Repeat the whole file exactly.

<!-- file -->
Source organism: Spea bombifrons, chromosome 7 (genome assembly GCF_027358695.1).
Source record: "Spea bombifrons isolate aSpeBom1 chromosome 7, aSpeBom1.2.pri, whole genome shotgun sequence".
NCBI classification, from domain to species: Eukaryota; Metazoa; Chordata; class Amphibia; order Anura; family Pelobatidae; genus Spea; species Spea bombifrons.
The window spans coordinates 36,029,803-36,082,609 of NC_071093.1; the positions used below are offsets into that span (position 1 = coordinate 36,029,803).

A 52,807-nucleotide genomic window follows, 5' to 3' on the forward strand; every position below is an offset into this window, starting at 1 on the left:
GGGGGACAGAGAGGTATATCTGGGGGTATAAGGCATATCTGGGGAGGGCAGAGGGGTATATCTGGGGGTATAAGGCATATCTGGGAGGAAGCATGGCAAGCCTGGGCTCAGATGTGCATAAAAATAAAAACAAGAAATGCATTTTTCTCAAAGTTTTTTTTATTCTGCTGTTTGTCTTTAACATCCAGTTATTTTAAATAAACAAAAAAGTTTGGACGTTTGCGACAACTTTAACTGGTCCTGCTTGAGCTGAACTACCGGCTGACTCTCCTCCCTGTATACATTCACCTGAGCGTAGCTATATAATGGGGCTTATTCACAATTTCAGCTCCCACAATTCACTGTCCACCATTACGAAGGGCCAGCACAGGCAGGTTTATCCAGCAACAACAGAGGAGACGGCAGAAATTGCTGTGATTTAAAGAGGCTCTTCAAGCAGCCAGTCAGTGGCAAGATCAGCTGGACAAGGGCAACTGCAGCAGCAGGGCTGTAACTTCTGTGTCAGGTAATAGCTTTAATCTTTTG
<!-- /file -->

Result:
Source organism: Spea bombifrons, chromosome 7 (genome assembly GCF_027358695.1).
Source record: "Spea bombifrons isolate aSpeBom1 chromosome 7, aSpeBom1.2.pri, whole genome shotgun sequence".
NCBI classification, from domain to species: Eukaryota; Metazoa; Chordata; class Amphibia; order Anura; family Pelobatidae; genus Spea; species Spea bombifrons.
The window spans coordinates 36,029,803-36,082,609 of NC_071093.1; the positions used below are offsets into that span (position 1 = coordinate 36,029,803).

A 52,807-nucleotide genomic window follows, 5' to 3' on the forward strand; every position below is an offset into this window, starting at 1 on the left:
GGGGGACAGAGAGGTATATCTGGGGGTATAAGGCATATCTGGGGAGGGCAGAGGGGTATATCTGGGGGTATAAGGCATATCTGGGAGGAAGCATGGCAAGCCTGGGCTCAGATGTGCATAAAAATAAAAACAAGAAATGCATTTTTCTCAAAGTTTTTTTTATTCTGCTGTTTGTCTTTAACATCCAGTTATTTTAAATAAACAAAAAAGTTTGGACGTTTGCGACAACTTTAACTGGTCCTGCTTGAGCTGAACTACCGGCTGACTCTCCTCCCTGTATACATTCACCTGAGCGTAGCTATATAATGGGGCTTATTCACAATTTCAGCTCCCACAATTCACTGTCCACCATTACGAAGGGCCAGCACAGGCAGGTTTATCCAGCAACAACAGAGGAGACGGCAGAAATTGCTGTGATTTAAAGAGGCTCTTCAAGCAGCCAGTCAGTGGCAAGATCAGCTGGACAAGGGCAACTGCAGCAGCAGGGCTGTAACTTCTGTGTCAGGTAATAGCTTTAATCTTTTG